Legion calls for 'transparency' at VA

Legion calls for 'transparency' at VA
Clarence Hill

American Legion National Commander Clarence E. Hill says he is concerned about a VA directive that refuses public disclosure of inspection reports that might reflect negatively upon VA facilities.

“I am bothered by VA’s practice of designating facility reports that measure timeliness and quality of care as ‘protected documents’ for internal use only. VA administrators as well as veterans who turn to VA for their health-care would benefit from knowing the state of affairs at VA facilities.”

Hill’s statement was prompted by VA’s refusal to readily disclose information contained in a report issued by the Long Term Care Institute (LTCI), an organization hired by VA to provide quality reviews of its Community Living Centers (CLC). The reports issued by the LTCI assesses the quality of care in VA facilities and provide recommendations for addressing any deficiencies.

Of the more than 100 CLC reports, one from June, 2008, detailed incidents of wholesale neglect of some veterans residing in the Philadelphia CLC. This report was recently obtained by a Pittsburgh newspaper under the Freedom of Information Act and became the basis of a critical story in the paper. Many veterans objected to the fact that it took an investigative reporter to bring the matter to light.

VA maintains that information provided in the LTCI reports constitutes quality management activities protected by federal statue. This code (38 U.S.C. § 5705) provides that records and documents created by the Veterans Health Administration (VHA) as part of a designated medical quality-assurance program are confidential and privileged and may not be disclosed to any person or entity except when specifically authorized by the statute. There is no authority contained within the statute for disclosure to members of the news media, says VA.

The department argues further that congressional oversight committees are able to obtain copies of quality-assurance documents when they are requested for official oversight purposes. VA also points out that the situation in question occurred more than a year ago and that leadership took swift action once it surfaced. A VA spokesperson says: “Many changes have been implemented at the Philadelphia Veterans Community Living Center, including disciplining and terminating personnel contracts, installing a new leadership team, hiring specialists in the areas of wound care and staff training, installing new equipment in the Nutrition and Food area, and beginning nearly $10 million in construction projects. The Department of Veterans Affairs places the highest priority on the safety, security and dignity of all of our Veteran patients.”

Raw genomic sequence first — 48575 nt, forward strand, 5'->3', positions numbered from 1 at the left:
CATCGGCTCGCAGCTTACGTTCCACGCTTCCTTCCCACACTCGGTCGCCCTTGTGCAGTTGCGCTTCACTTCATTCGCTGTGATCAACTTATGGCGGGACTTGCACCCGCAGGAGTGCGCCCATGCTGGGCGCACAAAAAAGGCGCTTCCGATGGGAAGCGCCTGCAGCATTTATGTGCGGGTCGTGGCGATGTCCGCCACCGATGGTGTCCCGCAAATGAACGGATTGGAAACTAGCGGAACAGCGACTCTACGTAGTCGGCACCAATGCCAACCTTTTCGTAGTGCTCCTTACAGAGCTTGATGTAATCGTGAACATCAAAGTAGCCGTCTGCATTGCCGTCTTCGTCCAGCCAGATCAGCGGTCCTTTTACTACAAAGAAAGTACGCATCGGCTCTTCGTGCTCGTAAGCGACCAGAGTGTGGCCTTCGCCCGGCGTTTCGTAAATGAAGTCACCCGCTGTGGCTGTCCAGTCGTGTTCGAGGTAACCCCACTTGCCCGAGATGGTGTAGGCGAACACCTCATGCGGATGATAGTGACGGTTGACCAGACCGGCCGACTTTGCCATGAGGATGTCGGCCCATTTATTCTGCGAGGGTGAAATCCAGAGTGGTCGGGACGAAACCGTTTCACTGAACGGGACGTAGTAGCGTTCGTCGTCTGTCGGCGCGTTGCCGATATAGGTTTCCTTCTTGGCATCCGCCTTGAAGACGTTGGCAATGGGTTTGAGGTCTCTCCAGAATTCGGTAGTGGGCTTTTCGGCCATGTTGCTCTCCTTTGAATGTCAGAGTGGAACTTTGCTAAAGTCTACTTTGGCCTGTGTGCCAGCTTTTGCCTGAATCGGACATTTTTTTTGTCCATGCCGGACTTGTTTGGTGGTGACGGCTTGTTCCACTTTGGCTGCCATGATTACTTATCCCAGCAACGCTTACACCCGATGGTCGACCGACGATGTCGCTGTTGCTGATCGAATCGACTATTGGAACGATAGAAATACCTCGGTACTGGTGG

Commander Hill responded, saying the Legion can help VA rectify its current situation.

“That is all well and good, but we still believe it is the responsibility of the VA to make the findings in this report, and others like it, accessible to its stakeholders – America’s veterans,” Hill said.  “We can work together to improve the VA health-care system by identifying any deficiencies realized in these reports. If, for instance, The American Legion is aware of deficiencies and problems affecting the health and welfare of our veterans in VA care, we can assist with resolving them, as we have for decades.

“In particular, The American Legion’s ‘A System Worth Saving’ program is employed to follow up on GAO reports, IG inspections and independent findings to identify where positive steps have been made by the VA to improve identified issues,” Hill added. “Without the ability to use all information available, an incomplete and misleading picture emerges. Conversely, a hand-in-hand cooperative approach is to everyone’s benefit, especially the most deserving parties of all – our nation’s veterans.

“The American Legion has a long history of advocating on behalf of America’s veterans. By working with VA to identify areas in need of improvement, we can continue that proud tradition by providing a strong voice for VA and working with Congress to provide a budget that will enable facility administrators to adequately address any issues identified in these reports.”

 

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